Gibson les paul custom dating

I’ll start with trying to date the instrument, but keep in mind that dating and identifying Gibson guitars typically go hand in hand.I get several questions about Gibson serial numbers every day, and my initial answer is always to not expect or rely on the serial number alone to determine the year of manufacture.Gibson has used numerous serialization systems over its 100-plus-year history, and a majority of these numbers were used haphazardly—and rarely in consecutive order—until the system was standardized in 1977.Up until the early 1960s, serial numbers were fairly consistent, but for most of the 1960s and 1970s, six-digit numbers were used pretty much at random.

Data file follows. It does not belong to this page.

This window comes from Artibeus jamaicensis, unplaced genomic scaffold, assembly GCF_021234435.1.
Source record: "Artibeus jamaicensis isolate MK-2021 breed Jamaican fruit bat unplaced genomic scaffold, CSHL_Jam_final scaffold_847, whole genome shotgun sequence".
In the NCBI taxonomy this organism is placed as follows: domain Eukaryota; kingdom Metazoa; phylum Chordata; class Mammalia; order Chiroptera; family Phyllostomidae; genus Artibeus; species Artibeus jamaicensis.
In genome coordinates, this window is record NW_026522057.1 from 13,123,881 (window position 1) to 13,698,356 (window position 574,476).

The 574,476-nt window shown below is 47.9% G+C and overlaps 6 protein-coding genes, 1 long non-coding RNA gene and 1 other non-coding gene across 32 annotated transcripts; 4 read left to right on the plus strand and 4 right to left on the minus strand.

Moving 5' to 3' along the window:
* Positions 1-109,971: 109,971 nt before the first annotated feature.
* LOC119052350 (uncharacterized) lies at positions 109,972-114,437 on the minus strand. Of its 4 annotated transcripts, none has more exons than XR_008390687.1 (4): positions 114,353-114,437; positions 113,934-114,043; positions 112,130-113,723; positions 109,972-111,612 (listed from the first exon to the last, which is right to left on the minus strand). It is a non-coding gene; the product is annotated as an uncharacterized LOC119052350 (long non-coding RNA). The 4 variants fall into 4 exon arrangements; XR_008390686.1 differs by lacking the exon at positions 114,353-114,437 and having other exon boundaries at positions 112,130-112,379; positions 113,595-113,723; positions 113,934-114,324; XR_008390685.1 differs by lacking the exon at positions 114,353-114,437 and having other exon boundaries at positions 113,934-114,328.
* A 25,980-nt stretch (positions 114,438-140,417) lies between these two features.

Basically, dating the pots only confirms the time the guitar could have been produced.

Ryan suggested putting it under a 20-ton compressor, and filming the “execution.” And that’s what we did.

At an undisclosed location, we snuck this aberration of a guitar into a machine shop, plugged it into my 50-watt Marshall JCM800, and proceeded to send this bogus baby back to the screaming-banshee hell cave from whence it came. SAY NO TO THUGSCounterfeits of Gibson, Fender, Gretsch, Rickenbacker, PRS, Martin, and other models are rampant.

Etched into the trussrod cover is “Les Paul Custom,” and on the back of the headstock are the words “Made in U. A.”, along with an embossed nine-digit serial number. The frets are scratchy, the fingerboard is dry, and it won’t stay in tune. They may look authentic and cool from a distance, but they will never play with the class and distinction of the real thing.

The pickups are low-output, anemic, and microphonic as all hell. My counterfeit job is of an actual, limited-run model the Gibson Custom Shop produced in 2012.

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